Recommendation 4:   management of low back and neck pain with radiculopathy (Tables 5, 6)

Table 5

Table 6

For patients with spinal pain with radiculopathy, clinicians may consider the use of NSAIDs as first-line medication and exercise or spinal manipulation as non-pharmacologic therapy.

Evidence on the effectiveness of interventions for low back and neck pain associated with radiculopathy is limited. Some evidence suggests that NSAIDs, exercise, and manipulation may be effective in persons with radicular LBP. [9, 16, 19] Although gabapentin, pregabalin, and duloxetine are approved to treat other neuropathic pain conditions, their effectiveness for radicular spinal pain has not been clearly demonstrated. [19] Recent analyses of these medications are associated with adverse events, including CNS adverse events. Therefore, there is insufficient evidence to determine the appropriate use of these medications for radicular spinal pain. For non-pharmacological therapies other than exercise and manipulation, there was insufficient evidence to make evidence-based recommendations regarding use for radicular spinal pain. Decisions about the use of such interventions may be informed by extrapolation from evidence regarding benefits and harms for non-radicular spinal pain.

      Recommendation 5:   Interventions that should not be offered for the management of
      low back and neck pain without serious pathology


Clinicians should not offer benzodiazepines, systemic corticosteroids, botulinum toxin injection, cervical collar, electrical muscle stimulation, short-wave diathermy, TENS and traction (Tables 1, 2, 3, 4, 5, 6).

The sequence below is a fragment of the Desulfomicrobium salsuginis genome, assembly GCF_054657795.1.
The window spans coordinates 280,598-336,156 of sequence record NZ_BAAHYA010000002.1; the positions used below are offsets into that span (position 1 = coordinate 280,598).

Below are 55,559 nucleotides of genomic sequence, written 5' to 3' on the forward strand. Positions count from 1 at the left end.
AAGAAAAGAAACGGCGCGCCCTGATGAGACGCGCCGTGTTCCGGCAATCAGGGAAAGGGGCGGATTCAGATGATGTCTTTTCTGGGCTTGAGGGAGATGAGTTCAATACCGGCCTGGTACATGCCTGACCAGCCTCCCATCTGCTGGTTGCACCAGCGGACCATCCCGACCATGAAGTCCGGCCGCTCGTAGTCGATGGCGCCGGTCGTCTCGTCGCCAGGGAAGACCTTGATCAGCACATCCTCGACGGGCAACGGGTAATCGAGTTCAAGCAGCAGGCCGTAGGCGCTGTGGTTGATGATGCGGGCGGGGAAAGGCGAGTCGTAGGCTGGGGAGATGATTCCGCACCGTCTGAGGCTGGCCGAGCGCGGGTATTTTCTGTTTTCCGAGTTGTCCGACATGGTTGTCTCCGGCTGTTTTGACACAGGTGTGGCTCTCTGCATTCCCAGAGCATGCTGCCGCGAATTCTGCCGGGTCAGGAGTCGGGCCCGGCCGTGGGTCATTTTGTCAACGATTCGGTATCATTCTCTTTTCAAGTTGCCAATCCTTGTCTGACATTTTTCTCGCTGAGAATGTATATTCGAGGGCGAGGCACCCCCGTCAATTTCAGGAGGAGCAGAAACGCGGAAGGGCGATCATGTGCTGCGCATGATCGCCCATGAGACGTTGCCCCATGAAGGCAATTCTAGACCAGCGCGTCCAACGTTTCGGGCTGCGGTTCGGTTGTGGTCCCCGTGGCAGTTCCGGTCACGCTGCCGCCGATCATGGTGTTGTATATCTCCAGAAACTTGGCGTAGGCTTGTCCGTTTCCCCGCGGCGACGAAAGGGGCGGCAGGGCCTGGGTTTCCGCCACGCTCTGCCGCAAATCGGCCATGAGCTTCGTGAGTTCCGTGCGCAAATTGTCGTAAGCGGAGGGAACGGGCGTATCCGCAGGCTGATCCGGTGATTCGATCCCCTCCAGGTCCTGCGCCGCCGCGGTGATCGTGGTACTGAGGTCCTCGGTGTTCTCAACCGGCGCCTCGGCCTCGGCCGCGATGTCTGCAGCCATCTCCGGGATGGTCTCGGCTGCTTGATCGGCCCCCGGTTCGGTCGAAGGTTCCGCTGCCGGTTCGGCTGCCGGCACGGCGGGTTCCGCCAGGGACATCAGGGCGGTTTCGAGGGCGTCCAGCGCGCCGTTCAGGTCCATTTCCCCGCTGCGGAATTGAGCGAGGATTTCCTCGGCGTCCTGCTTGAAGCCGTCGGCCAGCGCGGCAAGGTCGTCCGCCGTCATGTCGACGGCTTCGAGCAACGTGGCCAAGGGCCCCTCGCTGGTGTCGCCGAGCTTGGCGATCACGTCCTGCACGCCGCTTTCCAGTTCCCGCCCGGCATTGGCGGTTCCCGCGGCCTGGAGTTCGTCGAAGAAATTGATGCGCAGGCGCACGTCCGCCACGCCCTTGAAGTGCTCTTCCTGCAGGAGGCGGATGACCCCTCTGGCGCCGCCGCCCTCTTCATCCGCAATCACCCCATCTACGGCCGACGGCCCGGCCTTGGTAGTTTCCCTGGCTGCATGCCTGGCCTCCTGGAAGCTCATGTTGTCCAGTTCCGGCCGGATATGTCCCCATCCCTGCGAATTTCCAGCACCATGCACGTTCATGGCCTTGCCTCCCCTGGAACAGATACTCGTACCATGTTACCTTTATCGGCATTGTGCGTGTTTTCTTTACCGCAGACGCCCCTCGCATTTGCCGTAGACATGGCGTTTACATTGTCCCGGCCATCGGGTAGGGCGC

The above interventions are recommended against due to evidence showing harms outweighing benefits or evidence indicating ineffectiveness. Among recommended non-pharmacological interventions, such as acupuncture, massage, superficial heat, and progressive relaxation, evidence for certain specific or related techniques (e.g., electroacupuncture, relaxation massage, strain–counterstrain, moist heat, standalone relaxation training) have not shown effectiveness, or have limited evidence to support them. However, trials directly comparing different techniques within an intervention have generally been unable to show clear differences in effectiveness. More research is needed to understand the optimal methods for delivering these non-pharmacological interventions, as well as the optimal intensity and duration of treatment.



Discussion

We used two evidence-based clinical practice guidelines to determine options for interventions that can be considered for the the management of non-specific spinal pain without serious pathology and radiculopathy. The two guidelines did not provide recommendations specific to low- and middleincome countries; however, based on an assessment of benefits and harms as well as resources and feasibility of the interventions recommended in the guidelines, we developed recommendations that may be appropriate for these settings and populations. However, clinicians should be aware of local circumstances that may inform selection of recommended therapies (e.g., genetic polymorphisms or presence of cultural or social factors potentially impacting acceptability or effectiveness). After our recommendations had been developed, ACP issued an updated guideline on management of low back pain. [26] Differences between the updated guideline and the previous ACP/APS guideline include a greater emphasis on use of non-pharmacological over pharmacological therapies, particularly for chronic low back pain, removed acetaminophen as a recommended treatment, emphasized cautious and limited use of opioids, and recommended mindfulness-based stress reduction as an additional treatment option for chronic low back pain. Although we were unable to formally include the updated ACP guideline, the recommendations in this article are consistent with it.